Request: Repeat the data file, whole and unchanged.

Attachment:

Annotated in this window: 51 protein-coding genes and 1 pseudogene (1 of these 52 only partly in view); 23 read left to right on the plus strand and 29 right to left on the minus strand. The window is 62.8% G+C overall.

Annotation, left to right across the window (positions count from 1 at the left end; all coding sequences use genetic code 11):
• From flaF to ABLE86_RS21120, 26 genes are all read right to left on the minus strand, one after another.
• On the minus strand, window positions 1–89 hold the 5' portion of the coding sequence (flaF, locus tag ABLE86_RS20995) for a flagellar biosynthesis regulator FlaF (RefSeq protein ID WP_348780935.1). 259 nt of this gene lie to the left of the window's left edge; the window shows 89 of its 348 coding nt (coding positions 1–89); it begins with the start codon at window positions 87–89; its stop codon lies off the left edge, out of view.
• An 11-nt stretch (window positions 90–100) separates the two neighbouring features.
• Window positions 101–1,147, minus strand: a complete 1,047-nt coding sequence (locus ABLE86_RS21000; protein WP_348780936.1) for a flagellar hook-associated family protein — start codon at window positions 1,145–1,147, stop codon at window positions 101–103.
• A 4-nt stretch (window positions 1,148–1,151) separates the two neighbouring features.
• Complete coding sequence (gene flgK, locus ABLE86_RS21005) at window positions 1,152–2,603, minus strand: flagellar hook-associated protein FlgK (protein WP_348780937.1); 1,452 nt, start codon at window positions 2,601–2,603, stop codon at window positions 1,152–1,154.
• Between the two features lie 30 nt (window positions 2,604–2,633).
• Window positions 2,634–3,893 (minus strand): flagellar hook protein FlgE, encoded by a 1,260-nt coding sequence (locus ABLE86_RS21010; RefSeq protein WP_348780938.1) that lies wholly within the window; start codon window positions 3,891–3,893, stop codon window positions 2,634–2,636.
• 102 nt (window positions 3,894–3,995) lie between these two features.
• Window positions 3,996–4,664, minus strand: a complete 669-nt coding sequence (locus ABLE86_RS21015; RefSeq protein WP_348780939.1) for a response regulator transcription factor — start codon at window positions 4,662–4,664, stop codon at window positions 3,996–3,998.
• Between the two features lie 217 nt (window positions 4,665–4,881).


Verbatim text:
Annotated in this window: 51 protein-coding genes and 1 pseudogene (1 of these 52 only partly in view); 23 read left to right on the plus strand and 29 right to left on the minus strand. The window is 62.8% G+C overall.

Annotation, left to right across the window (positions count from 1 at the left end; all coding sequences use genetic code 11):
• From flaF to ABLE86_RS21120, 26 genes are all read right to left on the minus strand, one after another.
• On the minus strand, window positions 1–89 hold the 5' portion of the coding sequence (flaF, locus tag ABLE86_RS20995) for a flagellar biosynthesis regulator FlaF (RefSeq protein ID WP_348780935.1). 259 nt of this gene lie to the left of the window's left edge; the window shows 89 of its 348 coding nt (coding positions 1–89); it begins with the start codon at window positions 87–89; its stop codon lies off the left edge, out of view.
• An 11-nt stretch (window positions 90–100) separates the two neighbouring features.
• Window positions 101–1,147, minus strand: a complete 1,047-nt coding sequence (locus ABLE86_RS21000; protein WP_348780936.1) for a flagellar hook-associated family protein — start codon at window positions 1,145–1,147, stop codon at window positions 101–103.
• A 4-nt stretch (window positions 1,148–1,151) separates the two neighbouring features.
• Complete coding sequence (gene flgK, locus ABLE86_RS21005) at window positions 1,152–2,603, minus strand: flagellar hook-associated protein FlgK (protein WP_348780937.1); 1,452 nt, start codon at window positions 2,601–2,603, stop codon at window positions 1,152–1,154.
• Between the two features lie 30 nt (window positions 2,604–2,633).
• Window positions 2,634–3,893 (minus strand): flagellar hook protein FlgE, encoded by a 1,260-nt coding sequence (locus ABLE86_RS21010; RefSeq protein WP_348780938.1) that lies wholly within the window; start codon window positions 3,891–3,893, stop codon window positions 2,634–2,636.
• 102 nt (window positions 3,894–3,995) lie between these two features.
• Window positions 3,996–4,664, minus strand: a complete 669-nt coding sequence (locus ABLE86_RS21015; RefSeq protein WP_348780939.1) for a response regulator transcription factor — start codon at window positions 4,662–4,664, stop codon at window positions 3,996–3,998.
• Between the two features lie 217 nt (window positions 4,665–4,881).